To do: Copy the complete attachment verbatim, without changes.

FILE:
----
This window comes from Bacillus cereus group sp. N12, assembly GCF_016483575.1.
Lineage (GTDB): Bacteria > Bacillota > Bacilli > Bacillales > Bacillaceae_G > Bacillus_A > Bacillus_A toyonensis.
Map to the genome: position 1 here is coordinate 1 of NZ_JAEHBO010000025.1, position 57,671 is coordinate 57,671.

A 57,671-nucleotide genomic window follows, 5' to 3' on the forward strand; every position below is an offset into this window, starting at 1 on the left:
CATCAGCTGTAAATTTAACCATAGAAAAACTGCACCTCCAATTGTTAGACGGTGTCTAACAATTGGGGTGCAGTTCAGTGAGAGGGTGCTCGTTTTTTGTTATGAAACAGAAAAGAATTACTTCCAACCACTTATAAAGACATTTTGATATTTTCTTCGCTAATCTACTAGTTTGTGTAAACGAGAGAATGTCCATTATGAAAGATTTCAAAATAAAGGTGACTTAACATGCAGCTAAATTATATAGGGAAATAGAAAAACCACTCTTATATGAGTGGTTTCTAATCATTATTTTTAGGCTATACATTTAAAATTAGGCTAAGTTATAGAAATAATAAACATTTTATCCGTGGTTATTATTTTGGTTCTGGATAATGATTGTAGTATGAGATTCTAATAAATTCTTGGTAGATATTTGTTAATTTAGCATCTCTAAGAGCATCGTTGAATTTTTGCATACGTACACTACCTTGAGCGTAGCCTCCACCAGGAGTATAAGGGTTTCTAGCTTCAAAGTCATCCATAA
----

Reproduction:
This window comes from Bacillus cereus group sp. N12, assembly GCF_016483575.1.
Lineage (GTDB): Bacteria > Bacillota > Bacilli > Bacillales > Bacillaceae_G > Bacillus_A > Bacillus_A toyonensis.
Map to the genome: position 1 here is coordinate 1 of NZ_JAEHBO010000025.1, position 57,671 is coordinate 57,671.

A 57,671-nucleotide genomic window follows, 5' to 3' on the forward strand; every position below is an offset into this window, starting at 1 on the left:
CATCAGCTGTAAATTTAACCATAGAAAAACTGCACCTCCAATTGTTAGACGGTGTCTAACAATTGGGGTGCAGTTCAGTGAGAGGGTGCTCGTTTTTTGTTATGAAACAGAAAAGAATTACTTCCAACCACTTATAAAGACATTTTGATATTTTCTTCGCTAATCTACTAGTTTGTGTAAACGAGAGAATGTCCATTATGAAAGATTTCAAAATAAAGGTGACTTAACATGCAGCTAAATTATATAGGGAAATAGAAAAACCACTCTTATATGAGTGGTTTCTAATCATTATTTTTAGGCTATACATTTAAAATTAGGCTAAGTTATAGAAATAATAAACATTTTATCCGTGGTTATTATTTTGGTTCTGGATAATGATTGTAGTATGAGATTCTAATAAATTCTTGGTAGATATTTGTTAATTTAGCATCTCTAAGAGCATCGTTGAATTTTTGCATACGTACACTACCTTGAGCGTAGCCTCCACCAGGAGTATAAGGGTTTCTAGCTTCAAAGTCATCCATAA